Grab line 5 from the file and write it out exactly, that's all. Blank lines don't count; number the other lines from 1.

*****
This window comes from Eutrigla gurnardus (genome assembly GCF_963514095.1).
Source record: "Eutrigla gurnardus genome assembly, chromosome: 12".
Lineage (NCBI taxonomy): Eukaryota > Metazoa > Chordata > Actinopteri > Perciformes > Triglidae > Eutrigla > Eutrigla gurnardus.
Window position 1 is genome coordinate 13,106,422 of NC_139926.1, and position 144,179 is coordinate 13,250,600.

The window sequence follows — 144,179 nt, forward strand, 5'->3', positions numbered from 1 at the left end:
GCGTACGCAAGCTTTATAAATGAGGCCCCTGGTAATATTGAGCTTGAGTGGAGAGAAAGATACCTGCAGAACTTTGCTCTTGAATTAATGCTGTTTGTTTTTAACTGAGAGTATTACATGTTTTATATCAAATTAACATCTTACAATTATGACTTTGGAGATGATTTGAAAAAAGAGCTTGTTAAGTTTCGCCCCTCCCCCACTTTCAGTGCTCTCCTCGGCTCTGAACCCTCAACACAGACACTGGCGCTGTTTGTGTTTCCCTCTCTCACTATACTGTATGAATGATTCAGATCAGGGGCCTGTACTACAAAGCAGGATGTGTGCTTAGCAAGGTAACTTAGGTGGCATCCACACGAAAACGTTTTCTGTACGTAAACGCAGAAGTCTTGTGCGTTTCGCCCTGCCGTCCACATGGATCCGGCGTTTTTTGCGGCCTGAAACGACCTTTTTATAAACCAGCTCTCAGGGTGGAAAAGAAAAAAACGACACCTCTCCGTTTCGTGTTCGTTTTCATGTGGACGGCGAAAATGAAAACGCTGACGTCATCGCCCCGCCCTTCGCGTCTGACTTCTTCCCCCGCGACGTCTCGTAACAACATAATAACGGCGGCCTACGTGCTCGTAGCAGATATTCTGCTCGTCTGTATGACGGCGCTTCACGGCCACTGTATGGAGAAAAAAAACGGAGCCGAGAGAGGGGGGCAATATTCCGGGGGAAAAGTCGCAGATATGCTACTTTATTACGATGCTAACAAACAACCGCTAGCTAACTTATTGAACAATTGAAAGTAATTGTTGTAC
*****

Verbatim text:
The window sequence follows — 144,179 nt, forward strand, 5'->3', positions numbered from 1 at the left end: